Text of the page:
Access features, news and views from the latest issue and from our chemistry archives.

Latest issue

By Brittany Howard

A new Pfizer restriction means that lethal injection drugs are no longer available on the US open market.

In April of this year, pharmaceutical giant Pfizer announced that it will be imposing sweeping restrictions concerning its drugs that are used in carrying out the death penalty, which will effectively bring an end to the open market for execution drugs in the US. As it stands, all FDA-approved manufacturers of potential execution drugs, a diverse suite of 25 global companies, have blocked the sale of their products for use in executions.

Read more

What now for Australian research in a post-Brexit world?

By Andrew Holmes and Cheryl Prager

Brain Exit foreshadowed

Nobody can yet predict exactly what the ramifications will be now the United Kingdom has voted to leave the European Union, but UK science commentators are already foreshadowing Brexit Mark 2 – a Brain Exit of researchers.

Read more

Also in this issue...

Weighty issues

Is a switch to artificial sweeteners a smart alternative to sugar?

From researcher to attorney

Mike Zammit reflects on the different perspectives of IP for researchers, IP coordinators and patent attorneys.

Suspense in the movie theatre air

With some movies, suspense is quite literally in the air. Scientists at the Max Planck Institute for Chemistry and the Johannes Gutenberg University in Mainz, Germany, analysed the air in cinemas during various movie screenings and determined that every movie leaves a characteristic pattern in the air.

Heavy metals in wine

The presence of heavy metals in wine, as with any food or beverage, stimulates active debate about the safe consumption of the product. A UK study released in 2008 created a considerable flurry of articles on the web that were not particularly favourable to the wine industry.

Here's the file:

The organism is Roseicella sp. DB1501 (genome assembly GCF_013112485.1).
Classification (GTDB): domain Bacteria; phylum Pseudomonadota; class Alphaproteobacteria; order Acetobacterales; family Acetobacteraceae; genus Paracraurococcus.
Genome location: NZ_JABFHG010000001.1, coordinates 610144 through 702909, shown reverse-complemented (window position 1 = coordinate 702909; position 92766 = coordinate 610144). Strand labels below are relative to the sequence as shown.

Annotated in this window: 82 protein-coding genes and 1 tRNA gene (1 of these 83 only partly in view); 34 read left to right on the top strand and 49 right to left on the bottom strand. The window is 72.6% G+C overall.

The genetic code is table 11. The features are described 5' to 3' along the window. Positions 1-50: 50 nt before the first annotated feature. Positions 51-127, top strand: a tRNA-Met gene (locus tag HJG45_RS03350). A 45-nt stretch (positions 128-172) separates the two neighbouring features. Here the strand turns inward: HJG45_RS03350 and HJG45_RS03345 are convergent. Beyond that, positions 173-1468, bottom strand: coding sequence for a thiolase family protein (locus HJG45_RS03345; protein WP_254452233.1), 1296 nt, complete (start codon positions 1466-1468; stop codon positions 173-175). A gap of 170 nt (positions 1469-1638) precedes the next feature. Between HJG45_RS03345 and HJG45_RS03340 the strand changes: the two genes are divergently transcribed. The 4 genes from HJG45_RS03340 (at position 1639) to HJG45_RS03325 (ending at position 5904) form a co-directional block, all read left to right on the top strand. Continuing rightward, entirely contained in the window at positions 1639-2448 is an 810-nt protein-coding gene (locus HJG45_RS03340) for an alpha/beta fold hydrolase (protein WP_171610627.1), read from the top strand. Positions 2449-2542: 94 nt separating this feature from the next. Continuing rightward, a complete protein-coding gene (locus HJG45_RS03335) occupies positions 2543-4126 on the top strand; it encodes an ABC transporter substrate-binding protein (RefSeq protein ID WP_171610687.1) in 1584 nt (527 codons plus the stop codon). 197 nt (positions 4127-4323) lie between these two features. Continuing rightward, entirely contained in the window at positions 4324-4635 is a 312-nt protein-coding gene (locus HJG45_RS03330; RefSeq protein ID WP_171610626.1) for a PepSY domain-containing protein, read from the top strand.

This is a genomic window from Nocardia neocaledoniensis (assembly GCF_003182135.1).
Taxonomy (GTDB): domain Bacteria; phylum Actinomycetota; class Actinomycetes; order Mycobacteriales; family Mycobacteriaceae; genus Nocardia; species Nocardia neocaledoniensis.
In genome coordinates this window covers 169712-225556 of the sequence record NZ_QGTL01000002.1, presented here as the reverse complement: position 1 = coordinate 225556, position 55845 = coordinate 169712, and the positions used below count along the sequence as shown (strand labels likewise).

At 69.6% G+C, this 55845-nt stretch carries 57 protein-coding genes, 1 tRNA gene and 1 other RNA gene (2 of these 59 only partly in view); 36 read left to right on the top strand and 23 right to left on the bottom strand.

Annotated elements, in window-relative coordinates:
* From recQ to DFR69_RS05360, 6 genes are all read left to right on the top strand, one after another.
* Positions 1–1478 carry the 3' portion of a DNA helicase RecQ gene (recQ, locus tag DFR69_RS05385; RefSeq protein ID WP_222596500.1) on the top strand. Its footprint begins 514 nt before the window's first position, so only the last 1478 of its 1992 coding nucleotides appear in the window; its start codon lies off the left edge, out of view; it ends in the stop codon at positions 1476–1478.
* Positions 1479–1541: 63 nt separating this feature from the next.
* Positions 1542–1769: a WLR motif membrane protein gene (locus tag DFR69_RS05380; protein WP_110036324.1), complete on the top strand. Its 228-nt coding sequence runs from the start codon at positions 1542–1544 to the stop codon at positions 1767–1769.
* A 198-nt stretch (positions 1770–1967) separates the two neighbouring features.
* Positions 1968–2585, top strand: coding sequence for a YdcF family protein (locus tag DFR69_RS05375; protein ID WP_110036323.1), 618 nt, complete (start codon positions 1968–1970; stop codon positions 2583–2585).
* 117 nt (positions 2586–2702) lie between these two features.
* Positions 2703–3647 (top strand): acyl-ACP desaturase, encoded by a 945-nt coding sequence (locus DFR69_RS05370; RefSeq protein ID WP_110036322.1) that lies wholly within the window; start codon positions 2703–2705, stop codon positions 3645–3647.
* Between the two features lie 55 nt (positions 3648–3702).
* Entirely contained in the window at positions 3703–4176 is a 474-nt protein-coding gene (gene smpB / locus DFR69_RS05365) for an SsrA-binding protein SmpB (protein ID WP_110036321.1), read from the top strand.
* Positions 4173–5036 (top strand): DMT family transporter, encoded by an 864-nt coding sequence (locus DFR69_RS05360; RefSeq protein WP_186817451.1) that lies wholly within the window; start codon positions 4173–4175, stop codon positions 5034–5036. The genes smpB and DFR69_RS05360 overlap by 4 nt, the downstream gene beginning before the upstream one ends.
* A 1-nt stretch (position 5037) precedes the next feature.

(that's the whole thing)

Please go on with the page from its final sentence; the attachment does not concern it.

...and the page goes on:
Previous issue

By Madeleine Schultz

Pedagogical content knowledge from teachers and academics has been captured and coded to create a new resource for chemistry education.

Classroom teaching practice is a personal skill that develops with experience and through reflection. Teacher behaviour involves responding to a specific group of students in a particular class and so is impossible to completely plan in advance. However, steps towards the development of more effective teaching methods are possible even with limited time and resources.

Read more

Drones, droids and robots

By Ian A. Maxwell

Technology & innovation

The Australian Government’s ‘National Innovation and Science Agenda’ is hosting the schools theme of ‘Drones, Droids and Robots’ as part of National Science Week this month. The aim of this theme is to ‘embrace [in schools] … real-world application of autonomous technologies in areas including agriculture, mining, manufacturing, medicine and space and deep ocean exploration’.

Read more

Milestone in solar cell efficiency

By Wilson da Silva

New world record set

A new solar cell configuration developed by engineers at the University of New South Wales has pushed sunlight-to-electricity conversion efficiency to 34.5% – establishing a new world record for unfocused sunlight and nudging closer to the theoretical limits for such a device.

Read more

Also in this issue...

Expressing a passion for chemistry and crystals

Four PhD students at the University of Warwick are exploring the creative side of crystal research.

Cobalt blues

Alongside inspiring stories in elite sport are those centred on the use of banned substances such as cobalt.

Advertise with Chemistry in Australia online promotional image

Back features

Access to previous featured articles

Book and software reviews

To offer your services as a book or software reviewer for Chemistry in Australia, please contact Damien Blackwell at